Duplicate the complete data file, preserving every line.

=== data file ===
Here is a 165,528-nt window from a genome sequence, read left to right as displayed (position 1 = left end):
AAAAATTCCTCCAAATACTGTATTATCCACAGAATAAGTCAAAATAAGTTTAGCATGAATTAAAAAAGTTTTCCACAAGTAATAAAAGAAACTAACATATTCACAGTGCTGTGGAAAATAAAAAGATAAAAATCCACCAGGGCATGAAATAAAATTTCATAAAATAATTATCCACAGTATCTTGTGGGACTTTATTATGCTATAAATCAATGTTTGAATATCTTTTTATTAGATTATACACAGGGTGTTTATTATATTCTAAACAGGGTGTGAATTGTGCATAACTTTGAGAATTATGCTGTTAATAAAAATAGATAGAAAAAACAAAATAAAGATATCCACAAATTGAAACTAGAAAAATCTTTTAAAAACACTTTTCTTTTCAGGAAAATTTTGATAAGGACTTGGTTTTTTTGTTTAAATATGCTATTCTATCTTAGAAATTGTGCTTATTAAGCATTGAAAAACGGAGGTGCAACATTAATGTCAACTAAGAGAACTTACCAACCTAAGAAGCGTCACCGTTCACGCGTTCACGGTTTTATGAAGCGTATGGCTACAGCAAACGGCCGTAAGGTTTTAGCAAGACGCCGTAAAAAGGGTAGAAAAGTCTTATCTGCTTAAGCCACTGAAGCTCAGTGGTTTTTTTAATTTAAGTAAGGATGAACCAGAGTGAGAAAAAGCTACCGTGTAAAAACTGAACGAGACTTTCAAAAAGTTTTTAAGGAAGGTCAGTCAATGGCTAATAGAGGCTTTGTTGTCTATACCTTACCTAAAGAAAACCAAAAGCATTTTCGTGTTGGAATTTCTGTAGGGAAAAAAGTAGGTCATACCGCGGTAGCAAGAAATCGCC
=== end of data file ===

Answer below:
Here is a 165,528-nt window from a genome sequence, read left to right as displayed (position 1 = left end):
AAAAATTCCTCCAAATACTGTATTATCCACAGAATAAGTCAAAATAAGTTTAGCATGAATTAAAAAAGTTTTCCACAAGTAATAAAAGAAACTAACATATTCACAGTGCTGTGGAAAATAAAAAGATAAAAATCCACCAGGGCATGAAATAAAATTTCATAAAATAATTATCCACAGTATCTTGTGGGACTTTATTATGCTATAAATCAATGTTTGAATATCTTTTTATTAGATTATACACAGGGTGTTTATTATATTCTAAACAGGGTGTGAATTGTGCATAACTTTGAGAATTATGCTGTTAATAAAAATAGATAGAAAAAACAAAATAAAGATATCCACAAATTGAAACTAGAAAAATCTTTTAAAAACACTTTTCTTTTCAGGAAAATTTTGATAAGGACTTGGTTTTTTTGTTTAAATATGCTATTCTATCTTAGAAATTGTGCTTATTAAGCATTGAAAAACGGAGGTGCAACATTAATGTCAACTAAGAGAACTTACCAACCTAAGAAGCGTCACCGTTCACGCGTTCACGGTTTTATGAAGCGTATGGCTACAGCAAACGGCCGTAAGGTTTTAGCAAGACGCCGTAAAAAGGGTAGAAAAGTCTTATCTGCTTAAGCCACTGAAGCTCAGTGGTTTTTTTAATTTAAGTAAGGATGAACCAGAGTGAGAAAAAGCTACCGTGTAAAAACTGAACGAGACTTTCAAAAAGTTTTTAAGGAAGGTCAGTCAATGGCTAATAGAGGCTTTGTTGTCTATACCTTACCTAAAGAAAACCAAAAGCATTTTCGTGTTGGAATTTCTGTAGGGAAAAAAGTAGGTCATACCGCGGTAGCAAGAAATCGCC